Drake White Reveals He’s Being Treated for a Brain AVM
After collapsing onstage in Roanoke, Va., on Friday night (Aug. 16), Drake White is opening up about the health condition he was diagnosed with earlier this year. The country singer-songwriter has an arteriovenous malformation (AVM).
People shared the news of White's diagnosis, which he received in January, on Wednesday (Aug. 21). Having an AVM means that the arteries and veins in his brain are tangled, which disrupts blood flow. “It was basically stealing blood from my brain,” White explains; had the condition gone undiscovered, it could have caused a stroke.
White began experiencing the health issues that led to his diagnosis last winter. While at home in Nashville, he developed a lasting headache that caused him to see spots in his left eye and caused numbness on the left side of his body. "I tried to sleep it off but woke up with the same intense headache," White recalls, so he and his wife Alex went to the hospital.
White had an MRI and an angiogram, which gave doctors a picture of his internal organs and blood vessels -- and then, he waited. “The true nightmare is having something wrong with you and not knowing what it is. Nobody could tell me what was wrong," he says, admitting that in the days between the testing and when doctors diagnosed him, "I definitely had some ‘Oh s--t’ moments on the side of my bed at two in the morning.”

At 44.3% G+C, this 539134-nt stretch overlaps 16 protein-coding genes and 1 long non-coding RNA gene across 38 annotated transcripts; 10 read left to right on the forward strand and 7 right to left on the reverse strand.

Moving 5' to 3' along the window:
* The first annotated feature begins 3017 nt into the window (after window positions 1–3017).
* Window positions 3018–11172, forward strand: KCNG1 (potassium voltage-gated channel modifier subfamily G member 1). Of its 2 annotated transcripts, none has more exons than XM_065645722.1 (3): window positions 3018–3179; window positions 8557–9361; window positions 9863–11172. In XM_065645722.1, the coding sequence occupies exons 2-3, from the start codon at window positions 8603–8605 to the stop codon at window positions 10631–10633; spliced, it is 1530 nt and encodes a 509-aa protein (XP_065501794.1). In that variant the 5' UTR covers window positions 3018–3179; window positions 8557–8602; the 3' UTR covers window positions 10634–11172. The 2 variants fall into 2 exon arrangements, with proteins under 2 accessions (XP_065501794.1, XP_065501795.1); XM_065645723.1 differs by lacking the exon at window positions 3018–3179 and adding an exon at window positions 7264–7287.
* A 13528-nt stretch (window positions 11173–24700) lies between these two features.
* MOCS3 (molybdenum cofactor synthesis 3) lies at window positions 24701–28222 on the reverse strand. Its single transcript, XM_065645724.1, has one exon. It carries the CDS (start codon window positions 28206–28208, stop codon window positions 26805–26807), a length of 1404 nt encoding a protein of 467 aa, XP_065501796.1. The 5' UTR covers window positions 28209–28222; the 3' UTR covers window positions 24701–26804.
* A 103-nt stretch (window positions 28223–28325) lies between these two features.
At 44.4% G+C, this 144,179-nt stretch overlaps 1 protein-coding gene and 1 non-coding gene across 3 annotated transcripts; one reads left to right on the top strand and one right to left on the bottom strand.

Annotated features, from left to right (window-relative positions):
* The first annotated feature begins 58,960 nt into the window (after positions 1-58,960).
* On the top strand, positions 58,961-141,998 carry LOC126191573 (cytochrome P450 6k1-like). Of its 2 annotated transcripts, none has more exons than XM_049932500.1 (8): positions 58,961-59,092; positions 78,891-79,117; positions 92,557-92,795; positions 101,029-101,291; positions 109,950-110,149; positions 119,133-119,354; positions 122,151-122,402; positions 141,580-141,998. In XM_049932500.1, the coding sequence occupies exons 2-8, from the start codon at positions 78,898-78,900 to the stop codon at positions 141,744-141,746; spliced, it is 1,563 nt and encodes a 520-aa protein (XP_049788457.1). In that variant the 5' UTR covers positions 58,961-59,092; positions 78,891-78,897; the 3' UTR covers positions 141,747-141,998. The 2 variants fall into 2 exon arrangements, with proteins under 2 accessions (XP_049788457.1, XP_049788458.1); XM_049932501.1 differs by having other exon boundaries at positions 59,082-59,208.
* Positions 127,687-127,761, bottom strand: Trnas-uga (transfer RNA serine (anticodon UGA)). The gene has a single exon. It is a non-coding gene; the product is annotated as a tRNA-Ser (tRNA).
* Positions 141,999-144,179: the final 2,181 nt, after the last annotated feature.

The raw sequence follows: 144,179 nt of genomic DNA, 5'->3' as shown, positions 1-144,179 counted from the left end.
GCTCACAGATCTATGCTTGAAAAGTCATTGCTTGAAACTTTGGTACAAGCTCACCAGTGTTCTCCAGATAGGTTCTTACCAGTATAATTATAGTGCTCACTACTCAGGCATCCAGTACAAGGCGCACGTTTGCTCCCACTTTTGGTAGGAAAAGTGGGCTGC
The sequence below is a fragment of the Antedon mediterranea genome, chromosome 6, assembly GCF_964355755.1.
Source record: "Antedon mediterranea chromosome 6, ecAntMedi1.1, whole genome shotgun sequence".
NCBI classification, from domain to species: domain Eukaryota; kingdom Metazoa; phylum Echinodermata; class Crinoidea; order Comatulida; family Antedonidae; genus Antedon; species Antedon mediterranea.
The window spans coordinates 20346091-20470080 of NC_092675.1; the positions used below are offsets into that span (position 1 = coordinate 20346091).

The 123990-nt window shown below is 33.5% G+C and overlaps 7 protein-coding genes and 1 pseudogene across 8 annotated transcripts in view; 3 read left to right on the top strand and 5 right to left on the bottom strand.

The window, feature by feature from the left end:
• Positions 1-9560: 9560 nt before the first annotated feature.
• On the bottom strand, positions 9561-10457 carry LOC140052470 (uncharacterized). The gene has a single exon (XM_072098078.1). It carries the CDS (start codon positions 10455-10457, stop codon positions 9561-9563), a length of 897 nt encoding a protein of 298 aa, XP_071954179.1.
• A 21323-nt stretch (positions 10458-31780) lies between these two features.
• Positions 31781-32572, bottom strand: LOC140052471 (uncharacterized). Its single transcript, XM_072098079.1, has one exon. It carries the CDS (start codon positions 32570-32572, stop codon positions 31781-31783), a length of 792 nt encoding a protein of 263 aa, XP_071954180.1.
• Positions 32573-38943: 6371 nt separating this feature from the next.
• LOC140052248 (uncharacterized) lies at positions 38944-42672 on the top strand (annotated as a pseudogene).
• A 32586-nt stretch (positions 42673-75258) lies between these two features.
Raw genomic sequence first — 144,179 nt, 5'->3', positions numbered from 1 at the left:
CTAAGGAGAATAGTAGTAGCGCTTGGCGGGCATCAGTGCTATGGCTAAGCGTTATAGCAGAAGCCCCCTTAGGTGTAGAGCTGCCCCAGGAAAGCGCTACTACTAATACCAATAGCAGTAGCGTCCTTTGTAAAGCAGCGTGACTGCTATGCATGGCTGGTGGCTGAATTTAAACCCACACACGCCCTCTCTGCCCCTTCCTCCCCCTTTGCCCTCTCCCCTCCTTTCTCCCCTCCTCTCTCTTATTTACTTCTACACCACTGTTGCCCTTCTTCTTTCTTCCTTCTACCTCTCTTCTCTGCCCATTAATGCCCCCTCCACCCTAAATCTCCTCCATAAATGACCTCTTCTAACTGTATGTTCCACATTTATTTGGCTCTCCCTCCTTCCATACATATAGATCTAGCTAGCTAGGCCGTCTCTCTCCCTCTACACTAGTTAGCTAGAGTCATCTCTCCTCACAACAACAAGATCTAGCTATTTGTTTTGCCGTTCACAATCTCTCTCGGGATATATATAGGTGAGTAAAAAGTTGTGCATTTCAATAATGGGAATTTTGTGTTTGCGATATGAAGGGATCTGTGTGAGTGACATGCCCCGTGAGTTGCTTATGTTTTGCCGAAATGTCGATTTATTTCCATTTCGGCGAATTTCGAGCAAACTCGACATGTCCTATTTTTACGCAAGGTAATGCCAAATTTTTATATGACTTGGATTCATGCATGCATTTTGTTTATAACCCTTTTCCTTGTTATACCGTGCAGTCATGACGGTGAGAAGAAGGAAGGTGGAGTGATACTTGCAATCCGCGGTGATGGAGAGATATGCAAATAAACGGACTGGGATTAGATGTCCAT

White's doctors believe he's been living with his AVM since birth, and have been performing a series of embolization procedures, which will cut off blood flow in the affected area. The most recent procedure took place on Aug. 12, four days before his collapse in Virginia; it's unclear if the incident was related to the procedure.
“He has to space them out due to my brain being used to the amount of blood flow for 35 years,” White explains. "If he had embolized the whole mass in one surgery, it would cause major problems with my mobility and maybe a stroke.”
According to White, the procedures have "knocked out 75 percent of the mass," and he hopes the condition will be completely gone by the end of 2019. He's been keeping his touring schedule going around the procedures -- it's been "very therapeutic to me," White says -- but after Friday's incident, he'll be taking it a little easier.
“From the moment I found out, I refused to see it as a problem. Rather, I chose to let it inspire me and help others. I have to think I’ve been going through all of this for a reason,” White confesses. “Everyone is going through something. You have to treat every person like it could be their last day.
"Not to be all sunshine and rainbows," he adds, "but all of this made me appreciate all that I have and all that is to come.”
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